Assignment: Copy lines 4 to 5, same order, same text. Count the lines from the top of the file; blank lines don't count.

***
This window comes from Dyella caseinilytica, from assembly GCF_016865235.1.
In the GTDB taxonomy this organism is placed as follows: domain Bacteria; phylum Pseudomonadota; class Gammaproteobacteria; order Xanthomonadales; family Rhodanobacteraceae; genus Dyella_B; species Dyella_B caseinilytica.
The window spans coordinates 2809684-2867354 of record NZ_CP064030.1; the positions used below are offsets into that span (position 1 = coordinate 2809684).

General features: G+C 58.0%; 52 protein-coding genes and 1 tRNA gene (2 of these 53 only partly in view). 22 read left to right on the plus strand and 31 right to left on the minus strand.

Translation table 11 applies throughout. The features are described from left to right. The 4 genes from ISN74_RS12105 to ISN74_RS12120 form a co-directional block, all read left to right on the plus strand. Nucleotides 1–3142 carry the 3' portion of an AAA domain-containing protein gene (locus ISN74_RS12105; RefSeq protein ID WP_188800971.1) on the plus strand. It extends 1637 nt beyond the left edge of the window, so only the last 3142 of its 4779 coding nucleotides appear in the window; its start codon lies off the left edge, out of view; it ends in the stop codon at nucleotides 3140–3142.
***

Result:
General features: G+C 58.0%; 52 protein-coding genes and 1 tRNA gene (2 of these 53 only partly in view). 22 read left to right on the plus strand and 31 right to left on the minus strand.

Translation table 11 applies throughout. The features are described from left to right. The 4 genes from ISN74_RS12105 to ISN74_RS12120 form a co-directional block, all read left to right on the plus strand. Nucleotides 1–3142 carry the 3' portion of an AAA domain-containing protein gene (locus ISN74_RS12105; RefSeq protein ID WP_188800971.1) on the plus strand. It extends 1637 nt beyond the left edge of the window, so only the last 3142 of its 4779 coding nucleotides appear in the window; its start codon lies off the left edge, out of view; it ends in the stop codon at nucleotides 3140–3142.